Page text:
Thankfully, our VW Rialta Motorhome fell just under the size restriction and we did not have to pay the $15 tunnel fee (although it would have been kinda fun to drive through the tunnel with no oncoming traffic…)
Zion National Park Lodge is the only hotel located inside the National Park. The Lodge is located inside Zion Canyon and guests staying at the lodge get special access to drive into the canyon. This convenience does not come cheap, though, and prices start at $220 for a room. These rooms also tend to book up months in advance. There are also several hotels to choose from in Springdale, but these can also be quite expensive during peak season.
Camping is a more affordable option in Zion National Park. There are two campground in Zion Canyon – these tend to fill up quickly so advance reservations are recommended.
During our visit to Zion National Park, we stayed at the Zion Canyon Campground just outside of the park entrance in Springdale. This privately-owned campground is located right on the river with incredible views of Zion Canyon.
What to Bring
When entering a wilderness area or National Park, I always come prepared with water and snacks to last me throughout the day. While there are restaurants available at the Zion National Park Lodge, it may not be feasible to eat there due to long lines or changes in the itinerary. Check the weather forecast and be prepared with a sunhat and sunscreen or raingear as appropriate.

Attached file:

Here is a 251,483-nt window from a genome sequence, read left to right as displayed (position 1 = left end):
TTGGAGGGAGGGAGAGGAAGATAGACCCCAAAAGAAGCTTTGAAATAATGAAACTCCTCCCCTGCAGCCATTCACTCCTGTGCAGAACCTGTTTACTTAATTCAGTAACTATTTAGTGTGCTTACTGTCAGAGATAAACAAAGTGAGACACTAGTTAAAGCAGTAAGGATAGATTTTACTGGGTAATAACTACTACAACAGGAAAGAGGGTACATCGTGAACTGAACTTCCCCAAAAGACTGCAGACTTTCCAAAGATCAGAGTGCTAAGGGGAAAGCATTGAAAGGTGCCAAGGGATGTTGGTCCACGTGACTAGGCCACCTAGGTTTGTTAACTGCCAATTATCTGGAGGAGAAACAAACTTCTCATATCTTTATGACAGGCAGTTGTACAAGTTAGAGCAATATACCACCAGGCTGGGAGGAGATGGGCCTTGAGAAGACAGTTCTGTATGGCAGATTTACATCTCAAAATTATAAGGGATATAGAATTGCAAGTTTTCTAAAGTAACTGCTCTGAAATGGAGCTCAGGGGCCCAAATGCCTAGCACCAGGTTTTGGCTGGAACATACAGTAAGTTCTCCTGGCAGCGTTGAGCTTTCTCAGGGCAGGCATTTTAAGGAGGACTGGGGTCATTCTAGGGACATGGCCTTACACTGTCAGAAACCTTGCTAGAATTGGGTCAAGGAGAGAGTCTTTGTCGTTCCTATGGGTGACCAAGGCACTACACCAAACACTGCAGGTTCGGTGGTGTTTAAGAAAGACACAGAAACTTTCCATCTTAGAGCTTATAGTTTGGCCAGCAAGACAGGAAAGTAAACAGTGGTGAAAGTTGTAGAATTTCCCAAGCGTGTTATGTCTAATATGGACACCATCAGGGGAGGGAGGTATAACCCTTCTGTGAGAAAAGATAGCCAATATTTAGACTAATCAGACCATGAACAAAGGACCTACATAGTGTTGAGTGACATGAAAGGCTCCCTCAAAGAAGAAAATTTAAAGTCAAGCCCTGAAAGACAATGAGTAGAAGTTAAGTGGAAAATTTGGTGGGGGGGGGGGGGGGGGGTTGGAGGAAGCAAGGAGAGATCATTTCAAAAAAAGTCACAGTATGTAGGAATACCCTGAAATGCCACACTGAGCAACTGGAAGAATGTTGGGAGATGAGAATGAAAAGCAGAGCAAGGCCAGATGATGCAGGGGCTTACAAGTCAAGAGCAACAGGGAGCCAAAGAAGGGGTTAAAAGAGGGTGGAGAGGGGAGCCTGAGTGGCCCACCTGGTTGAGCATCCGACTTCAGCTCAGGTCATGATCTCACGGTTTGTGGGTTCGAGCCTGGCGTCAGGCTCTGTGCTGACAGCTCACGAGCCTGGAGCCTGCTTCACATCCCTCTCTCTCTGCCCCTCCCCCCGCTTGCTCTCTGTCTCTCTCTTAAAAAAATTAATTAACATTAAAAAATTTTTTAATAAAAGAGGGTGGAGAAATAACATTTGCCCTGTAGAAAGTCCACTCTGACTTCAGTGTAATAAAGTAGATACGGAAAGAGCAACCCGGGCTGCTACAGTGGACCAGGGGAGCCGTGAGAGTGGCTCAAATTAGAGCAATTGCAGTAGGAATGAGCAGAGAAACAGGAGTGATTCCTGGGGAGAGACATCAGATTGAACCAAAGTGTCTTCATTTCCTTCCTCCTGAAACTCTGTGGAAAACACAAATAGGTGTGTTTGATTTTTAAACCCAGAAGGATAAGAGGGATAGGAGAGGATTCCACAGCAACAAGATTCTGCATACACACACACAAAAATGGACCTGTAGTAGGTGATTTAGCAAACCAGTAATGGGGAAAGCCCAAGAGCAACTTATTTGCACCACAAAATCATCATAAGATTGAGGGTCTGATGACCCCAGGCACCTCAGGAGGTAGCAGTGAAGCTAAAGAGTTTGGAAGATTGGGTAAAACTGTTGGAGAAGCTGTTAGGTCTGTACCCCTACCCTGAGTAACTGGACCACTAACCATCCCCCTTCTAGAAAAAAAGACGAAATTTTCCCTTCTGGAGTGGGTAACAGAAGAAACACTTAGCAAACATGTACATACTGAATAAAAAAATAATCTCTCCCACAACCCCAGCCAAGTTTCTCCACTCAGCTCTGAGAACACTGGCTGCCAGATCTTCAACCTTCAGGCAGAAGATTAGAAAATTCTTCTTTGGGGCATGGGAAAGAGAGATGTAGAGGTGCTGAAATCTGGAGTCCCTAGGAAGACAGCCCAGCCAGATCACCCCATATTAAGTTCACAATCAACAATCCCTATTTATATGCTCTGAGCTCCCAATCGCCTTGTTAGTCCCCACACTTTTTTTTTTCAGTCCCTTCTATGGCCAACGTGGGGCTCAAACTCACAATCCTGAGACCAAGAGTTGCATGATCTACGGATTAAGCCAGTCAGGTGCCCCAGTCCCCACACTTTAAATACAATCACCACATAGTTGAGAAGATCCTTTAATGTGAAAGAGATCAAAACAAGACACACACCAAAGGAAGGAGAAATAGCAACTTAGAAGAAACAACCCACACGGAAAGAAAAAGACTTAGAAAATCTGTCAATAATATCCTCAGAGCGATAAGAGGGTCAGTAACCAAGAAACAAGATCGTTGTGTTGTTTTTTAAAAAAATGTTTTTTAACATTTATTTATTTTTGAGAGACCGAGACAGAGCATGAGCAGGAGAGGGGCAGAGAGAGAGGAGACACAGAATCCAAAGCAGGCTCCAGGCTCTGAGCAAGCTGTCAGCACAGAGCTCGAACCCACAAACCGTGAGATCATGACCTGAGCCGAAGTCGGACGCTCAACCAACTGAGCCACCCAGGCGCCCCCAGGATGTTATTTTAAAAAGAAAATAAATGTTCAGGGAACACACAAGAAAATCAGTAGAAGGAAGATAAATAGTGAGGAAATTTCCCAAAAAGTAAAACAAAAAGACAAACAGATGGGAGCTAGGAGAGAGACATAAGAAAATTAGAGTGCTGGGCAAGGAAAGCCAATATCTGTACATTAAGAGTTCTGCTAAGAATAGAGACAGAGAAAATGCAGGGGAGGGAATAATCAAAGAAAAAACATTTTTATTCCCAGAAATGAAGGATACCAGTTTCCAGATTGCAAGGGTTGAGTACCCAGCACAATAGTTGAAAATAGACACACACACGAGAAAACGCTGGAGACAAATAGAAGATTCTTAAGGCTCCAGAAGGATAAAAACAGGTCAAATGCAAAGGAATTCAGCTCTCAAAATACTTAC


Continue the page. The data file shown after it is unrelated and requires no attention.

Since this itinerary includes hiking, wear comfortable shoes. Here is a list of some of my favorite hiking gear:
- Hiking Shoes – Sturdy hiking or walking shoes are a must. Personally, I’m a big fan of Altra Lone Peak Trail Running Shoes. I pair them with Dirty Girl Gaiters to keep sand and rocks from getting into my shoes.
- Socks – Good thick socks are also important. I usually wear a pair of double-walled Wrightsock Coomesh II socks with my Altras. For longer hikes, I switch to Injinji Midweight socks to prevent toe blisters.
- Backpack – A backpack is essential so you can carry water, layers, and snacks. I love Ospreys and use the Osprey Manta pack which is technically a men’s pack (because I have a longer torso than most women). The women’s equivalent is the Osprey Mira pack.
- Hiking Poles – Hiking poles reduce pressure on your joints and help maintain your balance if you trip. My current favorites are the LEKI Micro Vario Carbon Trekking Poles because they are super lightweight and fold down to easily fit into my suitcase.
- Sun Hat – Protect your face (and scalp) with a broad sun hat. This sun hat is great because it has a wide brim and no back so it doesn’t bump into my backpack.
- Sun Shirt – Protect your neck and arms from the sun with a long-sleeved sun shirt. The Columbia Tamiami II is highly rated and comes with built-in UPF 40 sun protection.
- Sun Screen – Apply sun screen before hitting the trail and bring some along in case you need to reapply. I like these Banana Boat 1-oz tubes of sunscreen because they are super tiny and hardly take up any room in my bag.
- Camera – I love taking photos and always bring a camera along on my hiking trips. I use the Canon PowerShot G7X Mark II because it is lightweight yet has many advanced features.
- Electronics – if you are using your phone for navigation, bring a portable battery such as the Anker portable battery charger. For longer hikes or backpacking trips, consider bringing a Garmin InReach Explorer. This is a Personal Locator Device (PLB) that enables you to trigger a SOS call to search and rescue and 2-way texting over satellite.